MARY REICHARD, HOST: Today is Tuesday, October 6th. Good morning to you! This is The World and Everything in It from WORLD Radio, supported by listeners like you. I’m Mary Reichard.
NICK EICHER, HOST: And I’m Nick Eicher. Megan Basham recently reviewed the film titled Mr. Jones. It’s about a freelance reporter who broke the story on the terrible famine Stalin caused in the Ukraine in the 1930s. But Jones wasn’t the only reporter in that era telling an unpopular truth about Soviet Communism.
Here’s WORLD commentator Les Sillars.
MUGGERIDGE: I regard liberalism as the great disease of our society…
LES SILLARS, COMMENTATOR: That’s British journalist Malcolm Muggeridge. He introduced Mother Teresa to the world in a 1967 BBC interview. Sadly, he’s largely forgotten today. But he had a biting wit and was a fierce critic of modern culture. In 1969 he went on William F. Buckley’s show, The Firing Line, and said Eleanor Roosevelt did more damage than Stalin or Hitler.
Muggeridge: Hitler and Stalin got a lot of people killed and precipitated a great war but they are now discredited. But liberalism continues to thrive despite the fact that every time it’s been applied the consequences have been disastrous…
Muggeridge abandoned Communism in the 1930s after traveling to Moscow in 1932 to write for the Manchester Guardian. Like Gareth Jones of the movie, he too sneaked into Ukraine to report on the famine there. And, like Jones, he was excoriated for it.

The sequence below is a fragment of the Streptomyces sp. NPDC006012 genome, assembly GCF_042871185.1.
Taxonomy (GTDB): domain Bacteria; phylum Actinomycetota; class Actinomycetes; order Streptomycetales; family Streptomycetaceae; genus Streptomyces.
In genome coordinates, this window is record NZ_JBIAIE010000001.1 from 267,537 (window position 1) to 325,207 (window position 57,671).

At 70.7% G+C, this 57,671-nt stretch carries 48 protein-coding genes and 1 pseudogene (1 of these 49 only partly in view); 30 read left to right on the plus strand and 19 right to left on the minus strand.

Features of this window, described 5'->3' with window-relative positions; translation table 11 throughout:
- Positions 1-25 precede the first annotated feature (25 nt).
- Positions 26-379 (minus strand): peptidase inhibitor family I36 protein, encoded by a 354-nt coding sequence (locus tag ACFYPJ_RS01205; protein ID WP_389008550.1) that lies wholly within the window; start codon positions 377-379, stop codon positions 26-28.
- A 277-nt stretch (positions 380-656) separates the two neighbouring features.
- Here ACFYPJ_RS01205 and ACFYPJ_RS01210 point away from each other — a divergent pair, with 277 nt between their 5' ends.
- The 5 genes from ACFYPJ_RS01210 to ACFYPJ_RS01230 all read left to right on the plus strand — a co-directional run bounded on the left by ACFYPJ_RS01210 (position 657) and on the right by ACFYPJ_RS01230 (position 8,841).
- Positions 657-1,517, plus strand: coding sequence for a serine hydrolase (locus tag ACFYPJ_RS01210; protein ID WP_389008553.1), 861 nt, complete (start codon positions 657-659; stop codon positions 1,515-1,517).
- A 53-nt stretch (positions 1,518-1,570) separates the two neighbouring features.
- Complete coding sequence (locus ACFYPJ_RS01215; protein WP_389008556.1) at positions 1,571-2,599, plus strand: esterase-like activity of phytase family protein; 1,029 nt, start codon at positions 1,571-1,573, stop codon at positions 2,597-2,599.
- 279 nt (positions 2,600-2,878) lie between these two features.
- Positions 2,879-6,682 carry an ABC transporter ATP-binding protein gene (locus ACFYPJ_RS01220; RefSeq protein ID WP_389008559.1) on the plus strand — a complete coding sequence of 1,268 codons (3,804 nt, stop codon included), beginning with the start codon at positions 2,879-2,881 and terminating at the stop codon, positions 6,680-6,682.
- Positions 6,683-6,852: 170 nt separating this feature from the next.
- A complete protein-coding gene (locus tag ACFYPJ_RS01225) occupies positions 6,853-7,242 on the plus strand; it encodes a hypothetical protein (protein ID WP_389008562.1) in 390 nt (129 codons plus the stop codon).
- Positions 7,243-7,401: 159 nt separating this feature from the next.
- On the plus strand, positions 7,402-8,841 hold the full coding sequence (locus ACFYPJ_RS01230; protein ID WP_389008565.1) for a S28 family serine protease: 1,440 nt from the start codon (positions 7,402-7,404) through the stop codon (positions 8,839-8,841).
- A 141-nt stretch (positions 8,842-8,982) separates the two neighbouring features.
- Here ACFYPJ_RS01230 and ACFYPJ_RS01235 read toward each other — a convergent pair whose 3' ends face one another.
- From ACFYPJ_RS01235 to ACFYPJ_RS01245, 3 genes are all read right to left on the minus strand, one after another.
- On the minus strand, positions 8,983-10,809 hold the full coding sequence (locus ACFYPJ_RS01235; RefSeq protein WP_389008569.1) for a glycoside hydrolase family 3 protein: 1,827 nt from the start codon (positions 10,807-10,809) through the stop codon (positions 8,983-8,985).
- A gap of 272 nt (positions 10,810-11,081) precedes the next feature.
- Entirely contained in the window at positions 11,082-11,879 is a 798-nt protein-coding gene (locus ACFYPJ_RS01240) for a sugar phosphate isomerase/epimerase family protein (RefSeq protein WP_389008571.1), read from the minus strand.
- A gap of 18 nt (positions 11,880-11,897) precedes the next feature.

But it started his journey toward Christianity. In 1978 he delivered a pair of lectures at the University of Waterloo in Ontario. The first was titled, “The End of Christendom.”
Christendom, he says, is the institutional edifice on which Western civilization rests. It’s dying, but it’s not Christianity. I tried but couldn’t find a recording, so try to imagine Muggeridge saying this:
Quote: “Previous civilizations have been overthrown from without by the incursion of barbarian hordes. Christendom has dreamed up its own dissolution in the minds of its own intellectual elite. Our barbarians are home products, indoctrinated at public expense, urged on by the media systematically … dismantling Christendom, depreciating and deprecating all its values. The whole social structure is now tumbling down, dethroning its God, undermining all its certainties.” Unquote.
It sounds familiar, doesn’t it? Muggeridge wasn’t done.
“The End of Christendom” was followed by a second lecture, “But Not of Christ.” We should expect Christendom to decompose and disappear, he said. The world’s response to decay is to engage in, quote, “idiot hopes and idiot despair.”
All such hopes and fears are beside the point, Muggeridge said. Quote: “As Christians we know that here we have no continuing city, that crowns roll in the dust and every earthly kingdom must sometime founder, whereas we acknowledge a king men did not crown and cannot dethrone, as we are citizens of a City of God they did not build and cannot destroy.” Unquote.
We should rejoice when empires fall to pieces, when all is confusion and conflict, he said. Quote: “For it is precisely when every earthly hope has been explored and found wanting, when every possibility of help from earthly sources has been sought and is not forthcoming, … when in the shivering cold the last stick has been thrown on the fire and … every glimmer of light has finally flickered out, it’s then that Christ’s hand reaches out sure, and firm. Then Christ’s words bring their inexpressible comfort, then His light shines brightest, abolishing the darkness forever.” Unquote.
I’m Les Sillars, and that was Malcolm Muggeridge.